Multi-finger caliper logs obtained from the wells in the Gulf of Mexico and in the North Sea showed significant casing deformations, while they were still usable without losing integrity. The reason was that most of these casings were uniformly deformed without rupture or without kinks. The magnitude of elongation and compression of these casings were 3 to 5% while the strains at the yield strength were 0.3-0.5%. These observations indicate that casing design should include the steel properties beyond the yield strength while the API casing designcriterion is strictly based on the steel properties up to the yield strength.

Extension and compression casing tests were conducted from H-40 to V-150 casings up to failure by using a 5000 kN loading machine. For compression tests, some casings were cemented within a larger pipe to prevent the lateral buckling simulating the in-situ confinement condition. The tests gave the following results:

  1. Under extension tests, the casings were uniformly deformed after exceeding the yield strength. The uniform deformation continued while the casing were stretched by 4 to 25% until non-uniform deformation was induced.

  2. The strain up to the peak strength was as large as 25% for H-40 casings while it was as small as 4% for P-110 and higher grade of casings.

  3. For compression tests, uniform compression continued exceeding the yield point. The uniform deformation continued up to the peak strength which varied from 3% to 12% from V-150 to H-40 casings. Both the cemented casings and short casings induced axisymmetric wrinkles (local buckling) after uniform deformation.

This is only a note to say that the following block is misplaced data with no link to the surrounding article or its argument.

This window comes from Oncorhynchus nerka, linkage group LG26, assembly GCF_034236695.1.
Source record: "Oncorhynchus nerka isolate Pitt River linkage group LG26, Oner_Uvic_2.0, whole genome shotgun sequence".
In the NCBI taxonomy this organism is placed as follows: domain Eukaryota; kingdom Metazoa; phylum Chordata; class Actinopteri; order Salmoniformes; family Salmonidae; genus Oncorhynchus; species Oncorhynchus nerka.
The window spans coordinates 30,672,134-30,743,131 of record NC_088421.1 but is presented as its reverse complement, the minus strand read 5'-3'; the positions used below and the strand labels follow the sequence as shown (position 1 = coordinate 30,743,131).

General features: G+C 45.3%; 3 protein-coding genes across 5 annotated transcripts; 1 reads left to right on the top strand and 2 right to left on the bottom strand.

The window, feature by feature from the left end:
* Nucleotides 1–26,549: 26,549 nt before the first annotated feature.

4. The higher grade casings did not significantly increase the maximum strength after yielding while lower grade casings increased the strength while being stretched or compressed uniformly after yielding.

The analyses show that the casing failure observed in the fields can be explained from the casing failure tests beyond the yield points. The casings are uniformly deformed until the maximum load so that they are usable up to the maximum strength without significant distortion. In the past, casing failures were tried to be mitigated by increasing the casing grade, however, increasing the grade sometimes deteriorated the casing problems since a higher grade casing could not tolerate the significant stretch or compression once they exceeded the yield stress. Selecting a proper grade and thickness of casings is the key for mitigating casing failure where the data of casing deformation beyond the yield strength are essential information for casing designing using geomechanical models. This paper analyzed the casing deformation data of several North Sea chalk reservoirs and Gulf of Mexico sandstone reservoirs provided by oil companies and determined the usable limit of casing deformation based on the laboratory and field measurements.

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